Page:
The way we approach estate planning is changing because of the sunset of the lifetime exclusion for the estate and gift tax exemption. Understanding this sunset and implementing strategic gifting techniques can be pivotal for individuals seeking to maximize wealth transfer while minimizing tax implications. In this article, we will explore the implications of the potential sunset and various gifting strategies to consider before it takes effect.

The Sunset of the Lifetime Exclusion:

The lifetime exclusion for the estate and gift tax exemption, a significant component of the tax code, has been a key tool in estate planning. As of 2024, the exemption is set at $13.61 million per individual. However, this exemption is scheduled to sunset at the end of 2025 and revert back to the previous $5 million level, unless a change in law is enacted. The exemption will be adjusted for inflation and is expected to be about $6.4 million at the reversion. The sunset is a crucial aspect to consider as it can have profound implications for the taxation of wealth transfers.

Gifting Strategies Before the Sunset:

1. Maximizing the Current Exemption: Given the uncertainty of the future exemption amount, individuals may consider utilizing the current higher exemption to transfer significant assets tax-free. This could involve making substantial gifts to heirs or establishing trusts to benefit future generations.

2. Annual Exclusion Gifts: The annual gift tax exclusion allows individuals to make gifts up to a certain amount per recipient each year without reducing their lifetime exemption. This can be an effective way to transfer wealth gradually and reduce the overall taxable estate. For 2024, the annual gift tax limit is $18,000 per recipient per year.

3. Spousal Lifetime Access Trusts (SLAT): A SLAT allows one spouse to create an irrevocable trust for the benefit of the other spouse. Assets transferred to a SLAT are removed from the grantor spouse's taxable estate, potentially reducing future estate tax liability. Using the gift tax exemption, the grantor can make significant contributions to the trust without incurring gift tax. A major consideration of creating a SLAT is relinquished control over the assets which can pose a serious problem if the marriage dissolves.

4. Creditor Shelter Trusts (CST): A CST also known as a bypass trust is designed to maximize the use of both spouses' federal estate tax exemptions. By using the deceased spouse's exemption to fund the trust, the assets within the trust can appreciate and pass to heirs without being subject to estate taxes upon the surviving spouse's death. One downside is that assets transferred to the credit shelter trust do not receive a step-up in basis upon the death of the second spouse. This could result in higher capital gains taxes for heirs when they sell appreciated assets.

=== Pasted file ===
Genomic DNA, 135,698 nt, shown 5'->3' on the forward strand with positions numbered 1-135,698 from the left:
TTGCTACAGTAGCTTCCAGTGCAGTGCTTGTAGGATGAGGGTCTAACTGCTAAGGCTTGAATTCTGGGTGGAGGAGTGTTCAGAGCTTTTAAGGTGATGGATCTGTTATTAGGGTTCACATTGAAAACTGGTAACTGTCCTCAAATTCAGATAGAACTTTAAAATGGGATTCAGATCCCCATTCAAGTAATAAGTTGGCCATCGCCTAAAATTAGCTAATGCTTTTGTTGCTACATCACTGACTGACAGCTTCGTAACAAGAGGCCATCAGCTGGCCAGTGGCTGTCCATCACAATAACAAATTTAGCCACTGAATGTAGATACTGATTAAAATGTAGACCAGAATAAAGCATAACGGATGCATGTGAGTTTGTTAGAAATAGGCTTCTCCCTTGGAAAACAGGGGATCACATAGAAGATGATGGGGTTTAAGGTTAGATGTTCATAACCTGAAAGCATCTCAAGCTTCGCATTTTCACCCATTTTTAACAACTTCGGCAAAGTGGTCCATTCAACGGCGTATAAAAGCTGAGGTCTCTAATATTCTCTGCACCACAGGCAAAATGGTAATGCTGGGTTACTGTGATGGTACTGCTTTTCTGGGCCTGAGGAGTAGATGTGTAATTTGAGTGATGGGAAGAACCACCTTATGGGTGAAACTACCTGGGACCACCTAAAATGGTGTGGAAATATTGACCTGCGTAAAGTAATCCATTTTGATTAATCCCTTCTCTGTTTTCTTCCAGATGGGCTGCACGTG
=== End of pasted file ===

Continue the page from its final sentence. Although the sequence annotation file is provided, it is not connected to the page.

5. Charitable Giving: Engaging in philanthropy not only supports meaningful causes but can also be a tax-efficient strategy. Charitable trusts, donor-advised funds, or direct gifts to charitable organizations can help reduce the taxable estate while making a positive impact. Cash contributions are deductible up to 60% of adjust gross income.

Additionally, individuals who are at least 70 ½ can make donations up to $100,000 per individual per year directly to a public charity from a qualified IRA. This counts towards the individual's required minimum distributions, and is not included in AGI, potentially allowing the individual to deduct more itemized deductions that are based on AGI.

Other gifting options could include front-loading 529 savings plans with up to five years of annul gifts for beneficiaries. For 2024 donors may contribute $90,000 at once, per person, per beneficiary, (which doubles with a spouse) without incurring the gift tax and it won't count towards the lifetime gift tax exemption if no other gifts are made to the same beneficiary during the five-year period.

6. Family Limited Partnerships (FLPs) and Family Limited Liability Companies (LLCs): Establishing FLPs or Family LLCs can facilitate the organized transfer of family wealth. By gifting or selling interests in these entities, individuals can leverage valuation discounts, reducing the overall taxable value of the estate. These entities also provide a way for related family members to pool their resources and pass a business easily form one generation to another.

In the realm of estate planning, the potential sunset of the lifetime exclusion for the estate and gift tax exemption adds a layer of complexity. Implementing strategic gifting techniques before the sunset can be instrumental in preserving wealth and minimizing tax liabilities. As the regulatory landscape evolves, consulting with legal and financial professionals is paramount to ensure that gifting strategies align with current laws and individual circumstances. By proactively navigating the changing tax environment, individuals can secure a more efficient and impactful transfer of assets to future generations.